A step back in time: Kit Carson Lodge celebrates its 80th anniversary
SILVER LAKE – Waves lap the shoreline of Silver Lake, marking the quiet, timeless nature of an Amador County region teeming with history.
Nowhere is it more prevalent than the Kit Carson Lodge tucked behind the lake off Highway 88 on the other side of the Carson Pass. The 12-acre resort named after the trapper and scout was built 80 years ago by retired army officer Capt. A.O. Smith along the Emigrant Trail, the path of the American West wagon train and back yard of the Gold Rush of 1849.
Historian Frank Tortorich described the days that year, in which more than 25,000 people traveled in wagon trains across the western states seeking the American dream. The day would cover 15 miles tops.
“And that’s on the flat land,” he said.
It was a hard life, but not to the extent embellished in stories through the years of roaming thieves on the trail.
“When you got down into the Gold Country in the mining camps, now that’s a different story,” he said.
The anniversary of the 1926 rustic, wooden lodge at 7,200 feet was celebrated a week ago by 20-year owners Brad and Ximena Pearson and the old-time guests that offer as much in a way of history as the surrounding area.
“The people who tend to come up like the timeless part of it. We’re not trying to modernize or become the latest craze,” he said. “This place doesn’t change much, and the old-timers like it.”
The Pearsons maintain the quaint cabins, using a special wood finish on the knotty-pine walls and landscaping outside the 19 cabins and assorted rooms that dot the grounds. The cabins are named after animals and fish like Cottontail and Rainbow. The motel-like rooms have tree names such as Hemlock and Juniper. The grounds also have a day lodge with an art gallery and general store with penny candy – Red Vines limited to three per person.
Even the furniture and amenities reflect the nostalgic style of decorating. Kerosene lanterns line the shelves of the elegant dining room next to a pot-belly stove. The cabin and room housewares and cabinetry look like pre-1960 furnishings.
The resort generates its own power and maintains its own water supply.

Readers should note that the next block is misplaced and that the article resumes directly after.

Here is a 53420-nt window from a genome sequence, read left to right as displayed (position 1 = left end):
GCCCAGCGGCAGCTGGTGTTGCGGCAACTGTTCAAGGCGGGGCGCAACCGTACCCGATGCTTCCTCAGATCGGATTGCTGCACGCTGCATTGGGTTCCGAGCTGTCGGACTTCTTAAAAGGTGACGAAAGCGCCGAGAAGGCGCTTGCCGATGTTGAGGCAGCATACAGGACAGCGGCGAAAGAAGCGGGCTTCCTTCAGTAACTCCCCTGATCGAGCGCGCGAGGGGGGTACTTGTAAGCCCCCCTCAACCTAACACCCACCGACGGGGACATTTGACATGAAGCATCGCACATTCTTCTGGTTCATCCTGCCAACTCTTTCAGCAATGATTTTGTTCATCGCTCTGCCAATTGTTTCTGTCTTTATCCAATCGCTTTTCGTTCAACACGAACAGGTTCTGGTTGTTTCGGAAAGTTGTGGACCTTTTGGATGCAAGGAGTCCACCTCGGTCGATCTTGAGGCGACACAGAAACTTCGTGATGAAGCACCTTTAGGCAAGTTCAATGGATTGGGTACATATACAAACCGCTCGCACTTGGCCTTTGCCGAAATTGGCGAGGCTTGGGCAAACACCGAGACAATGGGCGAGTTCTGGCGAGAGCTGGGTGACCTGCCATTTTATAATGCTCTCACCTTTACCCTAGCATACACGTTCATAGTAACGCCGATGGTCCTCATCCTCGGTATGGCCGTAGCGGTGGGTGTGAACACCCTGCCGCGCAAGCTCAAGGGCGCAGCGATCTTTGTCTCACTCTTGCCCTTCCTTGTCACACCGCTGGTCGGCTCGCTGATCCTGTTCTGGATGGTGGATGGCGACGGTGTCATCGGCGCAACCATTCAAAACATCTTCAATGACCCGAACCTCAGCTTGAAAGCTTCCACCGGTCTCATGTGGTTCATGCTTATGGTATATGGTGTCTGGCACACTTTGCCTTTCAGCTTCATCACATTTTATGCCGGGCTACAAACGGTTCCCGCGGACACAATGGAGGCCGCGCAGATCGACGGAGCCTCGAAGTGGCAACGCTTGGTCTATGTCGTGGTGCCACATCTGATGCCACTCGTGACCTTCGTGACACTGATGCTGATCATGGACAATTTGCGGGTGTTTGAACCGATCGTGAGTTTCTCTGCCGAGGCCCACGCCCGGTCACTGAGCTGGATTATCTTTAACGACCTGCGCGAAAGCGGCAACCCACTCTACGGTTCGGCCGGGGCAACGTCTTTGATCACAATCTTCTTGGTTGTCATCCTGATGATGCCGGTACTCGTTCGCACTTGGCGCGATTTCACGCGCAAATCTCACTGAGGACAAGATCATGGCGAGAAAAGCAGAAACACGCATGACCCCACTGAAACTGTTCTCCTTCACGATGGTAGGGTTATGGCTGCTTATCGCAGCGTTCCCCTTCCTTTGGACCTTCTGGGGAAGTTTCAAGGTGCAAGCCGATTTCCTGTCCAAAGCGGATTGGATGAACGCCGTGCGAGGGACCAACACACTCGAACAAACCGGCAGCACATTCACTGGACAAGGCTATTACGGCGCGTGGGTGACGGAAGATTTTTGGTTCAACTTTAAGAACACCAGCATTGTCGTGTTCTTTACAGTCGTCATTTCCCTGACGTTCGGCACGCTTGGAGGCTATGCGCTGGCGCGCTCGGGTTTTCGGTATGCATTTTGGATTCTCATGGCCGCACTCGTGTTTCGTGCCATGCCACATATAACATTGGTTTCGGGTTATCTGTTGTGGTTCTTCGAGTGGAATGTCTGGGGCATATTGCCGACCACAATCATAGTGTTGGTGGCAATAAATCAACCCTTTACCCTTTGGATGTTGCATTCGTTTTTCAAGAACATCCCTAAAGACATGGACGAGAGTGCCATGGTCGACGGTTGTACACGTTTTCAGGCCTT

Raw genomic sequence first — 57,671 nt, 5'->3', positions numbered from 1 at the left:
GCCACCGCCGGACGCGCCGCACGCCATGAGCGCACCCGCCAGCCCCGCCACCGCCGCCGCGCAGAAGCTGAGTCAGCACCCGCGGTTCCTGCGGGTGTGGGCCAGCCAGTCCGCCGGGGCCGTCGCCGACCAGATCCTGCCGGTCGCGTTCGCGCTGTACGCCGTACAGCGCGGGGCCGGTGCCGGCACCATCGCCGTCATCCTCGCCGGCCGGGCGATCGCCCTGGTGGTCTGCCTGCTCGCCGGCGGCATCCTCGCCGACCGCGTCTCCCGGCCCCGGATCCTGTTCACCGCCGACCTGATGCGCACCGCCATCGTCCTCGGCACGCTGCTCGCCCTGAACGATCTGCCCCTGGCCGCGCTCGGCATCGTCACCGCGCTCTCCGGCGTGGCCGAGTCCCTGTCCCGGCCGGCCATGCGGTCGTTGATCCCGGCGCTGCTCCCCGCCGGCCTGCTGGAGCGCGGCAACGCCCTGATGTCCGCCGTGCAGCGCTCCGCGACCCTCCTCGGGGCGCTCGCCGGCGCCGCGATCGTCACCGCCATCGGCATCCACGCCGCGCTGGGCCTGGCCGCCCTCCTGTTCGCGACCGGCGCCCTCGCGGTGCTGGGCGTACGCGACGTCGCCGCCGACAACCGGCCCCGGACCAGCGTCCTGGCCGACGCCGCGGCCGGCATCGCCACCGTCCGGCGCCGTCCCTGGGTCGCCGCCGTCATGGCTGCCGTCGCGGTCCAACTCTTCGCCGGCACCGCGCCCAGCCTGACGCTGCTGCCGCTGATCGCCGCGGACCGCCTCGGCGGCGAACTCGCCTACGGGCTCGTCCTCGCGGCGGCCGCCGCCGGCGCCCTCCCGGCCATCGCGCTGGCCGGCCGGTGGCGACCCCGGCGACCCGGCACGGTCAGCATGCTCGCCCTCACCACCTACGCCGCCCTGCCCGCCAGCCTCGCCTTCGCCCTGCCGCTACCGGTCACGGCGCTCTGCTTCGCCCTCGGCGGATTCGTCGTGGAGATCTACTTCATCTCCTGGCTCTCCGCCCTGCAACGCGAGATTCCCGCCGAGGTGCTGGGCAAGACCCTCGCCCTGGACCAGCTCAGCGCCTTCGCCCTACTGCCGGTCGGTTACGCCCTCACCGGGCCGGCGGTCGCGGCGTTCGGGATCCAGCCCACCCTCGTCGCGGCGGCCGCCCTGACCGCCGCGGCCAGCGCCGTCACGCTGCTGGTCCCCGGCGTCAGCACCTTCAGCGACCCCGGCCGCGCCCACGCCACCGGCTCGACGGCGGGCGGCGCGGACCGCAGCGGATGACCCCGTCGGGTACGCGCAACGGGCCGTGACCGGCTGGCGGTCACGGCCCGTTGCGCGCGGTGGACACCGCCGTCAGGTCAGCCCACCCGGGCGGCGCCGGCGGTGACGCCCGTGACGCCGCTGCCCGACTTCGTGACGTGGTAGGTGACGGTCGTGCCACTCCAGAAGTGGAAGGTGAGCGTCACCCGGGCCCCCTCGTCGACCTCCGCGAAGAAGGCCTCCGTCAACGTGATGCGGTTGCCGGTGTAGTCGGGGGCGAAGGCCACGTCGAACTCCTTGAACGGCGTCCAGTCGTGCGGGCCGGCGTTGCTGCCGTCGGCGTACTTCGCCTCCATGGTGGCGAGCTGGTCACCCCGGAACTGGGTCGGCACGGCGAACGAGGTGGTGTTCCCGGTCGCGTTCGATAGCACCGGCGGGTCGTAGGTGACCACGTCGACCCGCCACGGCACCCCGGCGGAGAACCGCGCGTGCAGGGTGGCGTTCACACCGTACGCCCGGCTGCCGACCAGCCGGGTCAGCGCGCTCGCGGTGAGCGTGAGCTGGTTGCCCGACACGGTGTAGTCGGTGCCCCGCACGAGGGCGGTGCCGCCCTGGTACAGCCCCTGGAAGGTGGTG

But it’s the nature of the serene grounds that give the resort a reputation that stands the test of time.
Stand still in one spot, and all that’s heard is the swaying of the trees in the wind and distant noises from creatures and birds. Coyotes, deer, bald and golden eagles and rabbits makes the grounds their home.
Families and friends have been known for years to use the serene grounds as a vacation spot.
Since 1960, Sherri Sanguinetti of Stockton had been carrying on the tradition of her grandparents, who brought her to the resort 30 years ago. Now she plans her two-week vacations with five other families – some related and others not – who met there years ago.
“A place like this draws common interests,” her husband, Bud, said on their cabin’s deck. A handful of family members looked at wildflower books and prepared for an upcoming cocktail party at the Grizzly cabin.
Selby Marks recalled the group’s early beginnings, when Sherri Sanguinetti’s brother Kevin Soulsby became interested in Marks’ daughter, Denise Harness. Both are married to other people but remain friends.
“He chased her all day,” Marks said, adding the youngsters dated once on a ride around Lake Tahoe during a snowstorm.
Another guest, Dolores DeCarli of San Francisco, reflected on the colorful past of one of the lodge’s most prominent guests with Brad Pearson in the general store.
The late Mrs. (Evelyn) Pring came up from Marin every year for her vacation. She used ski poles to hike with and sometimes nudge fellow hikers. She hiked until the ripe age of 97 and slept on the cabin decks in a chaise lounge.
“She took pride in that,” DeCarli said.
Paul and Eleanor Cregor lingered in their Rainbow cabin, sharing plenty of memories to go around on and off the hiking path.
“We’ve probably lived in three or four of the cabins,” he said.
When the couple was younger, they always asked for the Wolf cabin near the lake so they can watching the swimming hole – a favorite spot for their four children growing up on vacation there. To this day, their children still take trips to Kit Carson Lodge with them and now bring grandchildren.
“We’re game players. We’ll play Hearts until midnight,” she said.
She took her 7-year-old grandson Jace on her regular 2-mile hike in to Winnemucca Lake on the Carson Pass. The trail can get 600 people on Saturday.
“The area abounds with so much history I can hike without coming up with my own pictures,” Eleanor Creger said.
It got to the point the Cregors were no longer just guests. He being an engineer and she being a lodge caretaker, the duo have through the years helped the Pearsons open up the grounds for the summer months. They close in mid October and reopen for winter in November.
When guests aren’t hiking, swimming, canoeing, kayaking or hanging out next to Silver Lake with a picnic lunch, the Kit Carson Lodge has a long list of programs that run the gamut from storytelling to classical music performances.
Kit Carson Lodge programs
— Storytelling around the campfire: Aug. 9
— Art demonstration of watercolor wildflowers: Aug. 13
— Book signing by Ann Harris: Aug. 15
— Violin concert by Pauline Bradshaw: Aug. 16
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